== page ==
The State Legislature returns on January 6 to complete the second half of the 2019-2020 session. 120 California legislators – 80 Assemblymembers and 40 Senators — will assemble in the State Capitol to begin work on some of the most consequential issues that have faced our state.
It’s likely that around 3,000 bills will be introduced over the next few weeks. All legislation must be submitted to the Office of Legislative Counsel by January 24 so that bill language can be drafted by the final introduction deadline on February 21. Bills must be passed to the alternate House by May 29, and all work must wrap up August 31st, when we finally adjourn.
Major issues include wildfires – prevention, aftermath, homeowners insurance, home hardening/safety, the related issues of energy and utilities, and the state’s role in helping to solve these monumental problems. More policy issues include the environment, health care, Medi-Cal expansion, fallout from passage of AB 5 and the Dynamex decision, their impact on employment and the gig economy by reclassifying independent contractors, like Uber, Lyft, independent truckers, interpreters, freelancers etc. Other issues include privacy rights under California’s Consumer Protection Act, cannabis, vaping, housing and homelessness, local government and taxes, Prop. 13 and split-roll proposals, public safety, prison closures, highway funding, water …. it’s a very long list.
Unlike Washington D.C. there is alot more debate and discussion in Sacramento. We often disagree, but we also work together on many issues, especially the opioid crisis, mental health issues and housing. Since most of these problems impact everyone regardless of party, non-partisan solutions can be achieved. Many bills in Sacramento pass with wide, bi-partisan support. However, when the rubber hits the road on fundamental principles, there is a deep divide – issues such as public safety and taxes.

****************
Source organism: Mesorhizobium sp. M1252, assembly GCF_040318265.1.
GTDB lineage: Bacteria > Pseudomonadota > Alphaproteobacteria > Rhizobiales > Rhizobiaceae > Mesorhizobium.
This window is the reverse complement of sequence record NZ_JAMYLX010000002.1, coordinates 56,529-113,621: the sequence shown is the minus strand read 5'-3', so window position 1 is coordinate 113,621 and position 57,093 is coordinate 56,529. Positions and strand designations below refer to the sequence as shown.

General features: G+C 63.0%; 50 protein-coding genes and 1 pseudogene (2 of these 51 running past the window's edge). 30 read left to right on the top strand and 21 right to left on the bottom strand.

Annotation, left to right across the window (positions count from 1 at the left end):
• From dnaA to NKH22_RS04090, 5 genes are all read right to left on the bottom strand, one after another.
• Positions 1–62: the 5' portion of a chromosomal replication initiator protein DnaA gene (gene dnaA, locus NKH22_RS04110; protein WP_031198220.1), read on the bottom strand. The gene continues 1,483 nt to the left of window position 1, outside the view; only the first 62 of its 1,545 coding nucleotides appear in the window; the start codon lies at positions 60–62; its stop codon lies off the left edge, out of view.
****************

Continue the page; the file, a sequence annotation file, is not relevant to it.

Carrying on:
Unaffordability in our state (including high taxes and housing costs), traffic congestion and lack of treatment services for mental health/substance use disorder is a direct result of missed priorities of the majority party. In addition, now AB5 (limiting independent contractors) is putting thousands of hard working Californians out of the flexibility to earn money to keep a roof over their heads. Republicans made it clear at the floor vote how AB5 would affect workers all across the board but that didn’t matter to the majority. There are no “unintended consequences” to this bill as many media outlets are opining. It was all debated upfront and voted on with full knowledge. Adding more exemptions to the bill will not work – it needs to be withdrawn. Republican legislation to deal with the Dynamex decision never even got committee hearings – Republicans introduced AB 71 (Melendez & Kiley) which would have codified the Borello test, which had been in place since 1989. That bill died without a hearing in Assembly Labor & Employment Committee. We pushed that AB 5 should not apply retroactively, and should not affect entire classes of workers rather than individual occupations/professions but that hit deaf ears.
It is important for legislative representatives to hear from constituents regarding these proposals and other issues. Please contact me at:https://ad75.asmrc.org/
As Minority Leader, I am looking forward to working with my legislative colleagues as we addresses major policy issues and problems that will impact California for decades to come. Next session be productive and very consequential.
Assembly Republican Leader Marie Waldron, R-Escondido, represents the 75th Assembly District in the California Legislature, which includes the communities of Bonsall, Escondido, Fallbrook, Hidden Meadows, Pala, Palomar Mountain, Pauma Valley, Rainbow, San Marcos, Temecula, Valley Center and Vista.